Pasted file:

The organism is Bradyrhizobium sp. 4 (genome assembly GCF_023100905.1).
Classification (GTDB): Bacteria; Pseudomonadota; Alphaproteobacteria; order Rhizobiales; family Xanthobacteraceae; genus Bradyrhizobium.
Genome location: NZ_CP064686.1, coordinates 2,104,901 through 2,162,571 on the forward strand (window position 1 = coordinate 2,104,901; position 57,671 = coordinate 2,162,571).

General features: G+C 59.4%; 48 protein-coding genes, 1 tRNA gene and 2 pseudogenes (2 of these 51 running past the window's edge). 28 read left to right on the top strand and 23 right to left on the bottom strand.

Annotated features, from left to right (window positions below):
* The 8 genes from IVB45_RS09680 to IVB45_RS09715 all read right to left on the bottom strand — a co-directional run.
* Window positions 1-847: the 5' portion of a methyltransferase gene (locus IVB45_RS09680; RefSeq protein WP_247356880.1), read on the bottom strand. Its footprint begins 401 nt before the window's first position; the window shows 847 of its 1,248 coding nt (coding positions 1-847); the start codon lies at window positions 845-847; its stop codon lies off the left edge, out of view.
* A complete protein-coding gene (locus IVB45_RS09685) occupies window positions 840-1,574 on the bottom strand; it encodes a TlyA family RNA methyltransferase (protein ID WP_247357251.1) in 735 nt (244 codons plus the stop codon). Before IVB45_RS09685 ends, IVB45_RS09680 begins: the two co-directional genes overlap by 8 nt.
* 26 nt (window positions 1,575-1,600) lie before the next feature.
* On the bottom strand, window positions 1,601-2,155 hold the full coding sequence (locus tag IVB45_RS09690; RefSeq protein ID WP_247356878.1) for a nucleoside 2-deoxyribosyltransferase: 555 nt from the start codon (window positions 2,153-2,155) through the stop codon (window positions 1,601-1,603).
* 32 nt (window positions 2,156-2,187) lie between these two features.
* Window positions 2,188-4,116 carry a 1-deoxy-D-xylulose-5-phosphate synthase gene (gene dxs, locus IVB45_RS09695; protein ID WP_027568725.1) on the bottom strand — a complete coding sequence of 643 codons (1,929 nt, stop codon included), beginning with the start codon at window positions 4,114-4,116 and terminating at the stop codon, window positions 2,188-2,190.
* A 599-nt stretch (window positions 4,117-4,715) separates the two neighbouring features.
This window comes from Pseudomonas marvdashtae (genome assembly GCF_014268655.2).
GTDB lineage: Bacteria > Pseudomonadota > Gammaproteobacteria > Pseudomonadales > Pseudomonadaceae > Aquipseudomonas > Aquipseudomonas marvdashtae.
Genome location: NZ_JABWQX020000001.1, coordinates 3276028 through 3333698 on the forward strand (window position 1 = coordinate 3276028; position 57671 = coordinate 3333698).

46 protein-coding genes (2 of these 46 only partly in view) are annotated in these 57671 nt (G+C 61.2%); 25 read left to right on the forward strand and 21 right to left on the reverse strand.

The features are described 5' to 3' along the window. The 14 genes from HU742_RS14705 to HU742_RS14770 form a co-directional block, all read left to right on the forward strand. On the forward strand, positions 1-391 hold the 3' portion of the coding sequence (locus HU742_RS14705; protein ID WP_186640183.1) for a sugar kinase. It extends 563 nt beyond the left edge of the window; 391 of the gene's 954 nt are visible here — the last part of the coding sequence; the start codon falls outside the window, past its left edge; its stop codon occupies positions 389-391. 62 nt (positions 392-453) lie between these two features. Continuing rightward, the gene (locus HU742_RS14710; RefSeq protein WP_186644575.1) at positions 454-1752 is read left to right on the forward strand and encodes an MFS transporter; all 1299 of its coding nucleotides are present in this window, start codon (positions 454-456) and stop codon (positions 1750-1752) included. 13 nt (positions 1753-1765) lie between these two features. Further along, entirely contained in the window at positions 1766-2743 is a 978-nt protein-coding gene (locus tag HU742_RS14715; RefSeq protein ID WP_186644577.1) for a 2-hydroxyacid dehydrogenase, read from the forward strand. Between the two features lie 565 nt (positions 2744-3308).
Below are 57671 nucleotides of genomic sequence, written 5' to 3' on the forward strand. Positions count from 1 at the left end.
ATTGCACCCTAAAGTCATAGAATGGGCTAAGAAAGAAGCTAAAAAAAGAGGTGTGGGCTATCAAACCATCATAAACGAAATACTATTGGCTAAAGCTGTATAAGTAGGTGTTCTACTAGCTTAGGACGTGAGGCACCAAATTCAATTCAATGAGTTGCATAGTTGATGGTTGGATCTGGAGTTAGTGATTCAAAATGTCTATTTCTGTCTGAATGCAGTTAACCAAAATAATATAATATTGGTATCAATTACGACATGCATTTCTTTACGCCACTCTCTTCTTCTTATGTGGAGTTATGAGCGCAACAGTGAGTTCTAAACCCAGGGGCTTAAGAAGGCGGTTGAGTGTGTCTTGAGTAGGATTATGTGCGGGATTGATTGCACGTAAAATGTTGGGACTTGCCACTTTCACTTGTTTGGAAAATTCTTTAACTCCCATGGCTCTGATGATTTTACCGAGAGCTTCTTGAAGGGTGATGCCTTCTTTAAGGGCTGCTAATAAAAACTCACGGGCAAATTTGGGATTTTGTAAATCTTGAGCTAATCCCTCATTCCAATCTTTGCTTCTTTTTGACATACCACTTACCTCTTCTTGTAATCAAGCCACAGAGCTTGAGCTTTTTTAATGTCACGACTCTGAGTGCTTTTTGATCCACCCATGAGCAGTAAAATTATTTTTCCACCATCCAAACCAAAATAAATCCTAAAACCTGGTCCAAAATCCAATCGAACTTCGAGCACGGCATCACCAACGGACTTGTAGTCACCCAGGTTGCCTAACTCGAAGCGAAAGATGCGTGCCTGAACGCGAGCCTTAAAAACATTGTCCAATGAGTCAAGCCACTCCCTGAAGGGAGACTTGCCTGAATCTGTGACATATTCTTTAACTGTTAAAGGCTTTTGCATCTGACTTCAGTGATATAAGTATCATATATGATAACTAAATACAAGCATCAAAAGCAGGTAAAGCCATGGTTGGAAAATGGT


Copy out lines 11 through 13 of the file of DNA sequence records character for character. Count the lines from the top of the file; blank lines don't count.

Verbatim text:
* 32 nt (window positions 2,156-2,187) lie between these two features.
* Window positions 2,188-4,116 carry a 1-deoxy-D-xylulose-5-phosphate synthase gene (gene dxs, locus IVB45_RS09695; protein ID WP_027568725.1) on the bottom strand — a complete coding sequence of 643 codons (1,929 nt, stop codon included), beginning with the start codon at window positions 4,114-4,116 and terminating at the stop codon, window positions 2,188-2,190.
* A 599-nt stretch (window positions 4,117-4,715) separates the two neighbouring features.